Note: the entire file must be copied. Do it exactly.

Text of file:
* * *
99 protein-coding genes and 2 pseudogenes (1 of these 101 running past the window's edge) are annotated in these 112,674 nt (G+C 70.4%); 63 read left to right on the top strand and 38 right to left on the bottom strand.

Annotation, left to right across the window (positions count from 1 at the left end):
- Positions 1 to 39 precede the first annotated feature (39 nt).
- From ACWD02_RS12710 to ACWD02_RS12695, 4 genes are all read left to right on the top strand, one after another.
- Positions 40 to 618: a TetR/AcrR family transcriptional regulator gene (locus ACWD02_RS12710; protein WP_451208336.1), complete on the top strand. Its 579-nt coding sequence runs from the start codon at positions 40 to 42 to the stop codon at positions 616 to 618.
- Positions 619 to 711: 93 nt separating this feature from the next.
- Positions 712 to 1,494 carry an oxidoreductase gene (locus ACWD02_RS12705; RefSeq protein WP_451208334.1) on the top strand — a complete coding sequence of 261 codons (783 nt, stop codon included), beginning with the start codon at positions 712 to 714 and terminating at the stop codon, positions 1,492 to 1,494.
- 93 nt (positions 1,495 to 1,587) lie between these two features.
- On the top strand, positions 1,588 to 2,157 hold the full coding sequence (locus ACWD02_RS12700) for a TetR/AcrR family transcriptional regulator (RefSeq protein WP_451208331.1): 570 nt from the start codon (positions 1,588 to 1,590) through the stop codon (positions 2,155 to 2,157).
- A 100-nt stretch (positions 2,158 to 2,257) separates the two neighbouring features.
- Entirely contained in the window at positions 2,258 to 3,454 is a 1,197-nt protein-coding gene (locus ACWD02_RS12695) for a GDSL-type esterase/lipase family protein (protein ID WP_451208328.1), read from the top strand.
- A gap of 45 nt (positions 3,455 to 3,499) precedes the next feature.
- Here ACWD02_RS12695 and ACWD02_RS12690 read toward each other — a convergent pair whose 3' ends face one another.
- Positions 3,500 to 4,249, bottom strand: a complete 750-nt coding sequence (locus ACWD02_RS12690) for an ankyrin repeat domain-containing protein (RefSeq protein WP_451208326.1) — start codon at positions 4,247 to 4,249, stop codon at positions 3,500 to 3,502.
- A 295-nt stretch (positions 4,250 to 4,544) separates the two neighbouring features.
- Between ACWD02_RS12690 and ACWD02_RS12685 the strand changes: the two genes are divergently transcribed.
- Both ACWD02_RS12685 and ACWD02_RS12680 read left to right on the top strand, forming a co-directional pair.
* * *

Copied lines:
99 protein-coding genes and 2 pseudogenes (1 of these 101 running past the window's edge) are annotated in these 112,674 nt (G+C 70.4%); 63 read left to right on the top strand and 38 right to left on the bottom strand.

Annotation, left to right across the window (positions count from 1 at the left end):
- Positions 1 to 39 precede the first annotated feature (39 nt).
- From ACWD02_RS12710 to ACWD02_RS12695, 4 genes are all read left to right on the top strand, one after another.
- Positions 40 to 618: a TetR/AcrR family transcriptional regulator gene (locus ACWD02_RS12710; protein WP_451208336.1), complete on the top strand. Its 579-nt coding sequence runs from the start codon at positions 40 to 42 to the stop codon at positions 616 to 618.
- Positions 619 to 711: 93 nt separating this feature from the next.
- Positions 712 to 1,494 carry an oxidoreductase gene (locus ACWD02_RS12705; RefSeq protein WP_451208334.1) on the top strand — a complete coding sequence of 261 codons (783 nt, stop codon included), beginning with the start codon at positions 712 to 714 and terminating at the stop codon, positions 1,492 to 1,494.
- 93 nt (positions 1,495 to 1,587) lie between these two features.
- On the top strand, positions 1,588 to 2,157 hold the full coding sequence (locus ACWD02_RS12700) for a TetR/AcrR family transcriptional regulator (RefSeq protein WP_451208331.1): 570 nt from the start codon (positions 1,588 to 1,590) through the stop codon (positions 2,155 to 2,157).
- A 100-nt stretch (positions 2,158 to 2,257) separates the two neighbouring features.
- Entirely contained in the window at positions 2,258 to 3,454 is a 1,197-nt protein-coding gene (locus ACWD02_RS12695) for a GDSL-type esterase/lipase family protein (protein ID WP_451208328.1), read from the top strand.
- A gap of 45 nt (positions 3,455 to 3,499) precedes the next feature.
- Here ACWD02_RS12695 and ACWD02_RS12690 read toward each other — a convergent pair whose 3' ends face one another.
- Positions 3,500 to 4,249, bottom strand: a complete 750-nt coding sequence (locus ACWD02_RS12690) for an ankyrin repeat domain-containing protein (RefSeq protein WP_451208326.1) — start codon at positions 4,247 to 4,249, stop codon at positions 3,500 to 3,502.
- A 295-nt stretch (positions 4,250 to 4,544) separates the two neighbouring features.
- Between ACWD02_RS12690 and ACWD02_RS12685 the strand changes: the two genes are divergently transcribed.
- Both ACWD02_RS12685 and ACWD02_RS12680 read left to right on the top strand, forming a co-directional pair.